In a year stalked by plague and fear, it is surprising how the appetite for horror is undiminished. The most eagerly awaited features on Netflix recently were the supernatural chiller The Haunting of Bly Manor and the remake of the ageless ghost story Rebecca. The maestro Stephen King has had a bumper year with a new novel If It Bleeds and adaptations for television of The Outsider and The Stand.
Daisy Johnson lists King as a major influence on her writing, but she doesn’t refer to her books as horror, preferring the term “domestic menace”.
She is a slip of a thing, not yet 30, with curling blonde hair and the appley-dapply red cheeks you normally see on children in British Christmas cards. And yet she is emerging as a mistress of the art of very dark storytelling. In her first outing two years ago, she was shortlisted for the Man Booker prize, the youngest author to have done so. That novel, Everything Under, was a brilliant, bent take on the Oedipus myth that was lauded by the judges for its “sinister sensitivity”.
Sisters ( Jonathan Cape), her second novel, takes sinister to a whole new level.
Now teenagers, July and September were born just 10 months apart and are closer than twins. As July explains, “When one of us speaks we both feel the words moving on our tongues. When one of us eats we both feel the food slipping down our gullets. It would have surprised neither of us to have found, slit open, that we shared organs, that one’s lungs breathed for the both, that a single heart beat a doubling, feverish pulse.”
Something unspeakable has happened to the girls at their school in Oxford, and their distraught mother Sheela has taken them to an old family house on a desolate stretch of the Yorkshire coast for the summer. The house belongs to their dead father’s sister and is a somewhat malign character in itself, breathing, thumping, watching them: a “rankled, bentouttashape, dirtyallover” house. The sisters speak in a strange patois; their schoolmates are “judderingwitches, ranksalivafaces” and their father is a “howlingbanderlootinggrifter”.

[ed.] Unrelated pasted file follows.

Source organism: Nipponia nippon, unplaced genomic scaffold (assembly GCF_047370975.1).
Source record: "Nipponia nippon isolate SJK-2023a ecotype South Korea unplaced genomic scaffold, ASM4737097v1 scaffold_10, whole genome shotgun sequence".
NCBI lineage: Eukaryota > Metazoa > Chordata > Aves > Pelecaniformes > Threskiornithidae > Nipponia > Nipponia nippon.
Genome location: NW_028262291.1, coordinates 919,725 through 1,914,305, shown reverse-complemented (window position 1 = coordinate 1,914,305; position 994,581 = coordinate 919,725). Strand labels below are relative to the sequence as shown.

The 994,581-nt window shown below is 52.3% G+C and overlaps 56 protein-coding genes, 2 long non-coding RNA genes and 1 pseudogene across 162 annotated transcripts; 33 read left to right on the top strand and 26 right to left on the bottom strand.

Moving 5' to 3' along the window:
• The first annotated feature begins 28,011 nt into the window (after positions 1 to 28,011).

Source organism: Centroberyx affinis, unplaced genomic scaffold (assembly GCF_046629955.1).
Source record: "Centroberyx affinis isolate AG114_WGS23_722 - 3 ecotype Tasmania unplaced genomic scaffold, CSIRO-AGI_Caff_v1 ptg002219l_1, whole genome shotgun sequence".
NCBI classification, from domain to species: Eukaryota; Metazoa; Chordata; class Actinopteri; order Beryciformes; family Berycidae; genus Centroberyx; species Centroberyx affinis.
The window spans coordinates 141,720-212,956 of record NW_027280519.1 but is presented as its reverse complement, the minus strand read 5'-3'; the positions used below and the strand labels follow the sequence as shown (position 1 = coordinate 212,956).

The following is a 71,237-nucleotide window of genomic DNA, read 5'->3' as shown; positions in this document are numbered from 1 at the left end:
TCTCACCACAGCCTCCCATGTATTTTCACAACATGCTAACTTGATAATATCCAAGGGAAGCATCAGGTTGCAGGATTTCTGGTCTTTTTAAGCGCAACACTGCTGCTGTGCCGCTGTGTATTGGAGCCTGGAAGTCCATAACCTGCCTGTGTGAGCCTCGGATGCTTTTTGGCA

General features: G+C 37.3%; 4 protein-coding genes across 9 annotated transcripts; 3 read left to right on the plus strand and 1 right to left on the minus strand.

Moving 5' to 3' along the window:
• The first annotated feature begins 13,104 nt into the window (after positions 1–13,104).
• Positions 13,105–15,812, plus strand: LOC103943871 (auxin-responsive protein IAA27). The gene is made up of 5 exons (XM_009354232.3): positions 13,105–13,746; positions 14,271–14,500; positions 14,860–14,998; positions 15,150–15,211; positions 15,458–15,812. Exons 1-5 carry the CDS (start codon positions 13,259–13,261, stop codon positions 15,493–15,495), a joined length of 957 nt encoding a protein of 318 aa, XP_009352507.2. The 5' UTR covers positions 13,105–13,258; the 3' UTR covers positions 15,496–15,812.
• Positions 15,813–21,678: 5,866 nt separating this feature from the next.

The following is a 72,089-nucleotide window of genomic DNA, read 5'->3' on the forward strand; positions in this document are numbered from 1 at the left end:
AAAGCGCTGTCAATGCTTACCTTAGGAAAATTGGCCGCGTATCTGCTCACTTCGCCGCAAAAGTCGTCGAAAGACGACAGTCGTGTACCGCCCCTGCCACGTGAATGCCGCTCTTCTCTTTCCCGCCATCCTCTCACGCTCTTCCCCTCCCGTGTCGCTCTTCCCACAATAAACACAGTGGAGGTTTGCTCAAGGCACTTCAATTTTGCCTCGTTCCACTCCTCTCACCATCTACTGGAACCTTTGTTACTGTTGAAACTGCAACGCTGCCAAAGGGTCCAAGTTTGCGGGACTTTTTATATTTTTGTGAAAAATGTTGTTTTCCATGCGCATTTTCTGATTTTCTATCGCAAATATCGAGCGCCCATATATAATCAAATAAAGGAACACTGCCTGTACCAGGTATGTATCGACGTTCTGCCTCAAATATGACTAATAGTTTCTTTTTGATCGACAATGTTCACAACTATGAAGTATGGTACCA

At times it is difficult to know where one sister begins and the other ends. It is as if Johnson has taken an eraser and rubbed their forms together. September is the older sibling, wild and headstrong, who both protects and harms July and eggs her on in dangerous games.
“September says do a roly-poly. September says cross your eyes. September says cut off your fingernails and put them in the milk. Cut off all your hair. September says put all your clothes in the bin and stand in front of the window. Put this needle through your finger.”
The tension builds until a ghastly climax that will have readers turning back to the front page to begin the book all over again
July is the main narrator of the story but their mother Sheela occasionally provides a chapter, allowing us to see the girls from a distance. She remembers a teacher’s comment that the girls were “isolated, uninterested, conjoined, young for their age, sometimes moved to great cruelty”. Sheela is drenched in depression, “living in a sadness the colour of leather and rust”. She closets herself in her bedroom where she works illustrating children’s books. She despairs for her daughters, coming out only at night when they are asleep.
The days flicker past as they roam the house, feral and hungry, playing endless games of hide-and-seek, watching reruns of nature programmes on television. The time pools and shifts as July casts back to the event that drove them out of their school, and a sense of dread begins to rise up from the pages.
Johnson has been compared to Shirley Jackson, the American author who wrote, among other novels, The Haunting of Hill House. But Johnson has a singular inventiveness in her prose, an entrancing, elliptical way with imagery and language that feeds the neurotic atmosphere.
“My sister is a black hole. My sister is a tornado. My sister is the end of the line my sister is the locked door my sister is a shot in the dark. My sister is waiting for me.”
The tension builds until a ghastly climax that will have readers turning back to the front page to begin the book all over again, shutting out the real horrors of the world outside our windows.
• From the November edition of Wanted, 2020.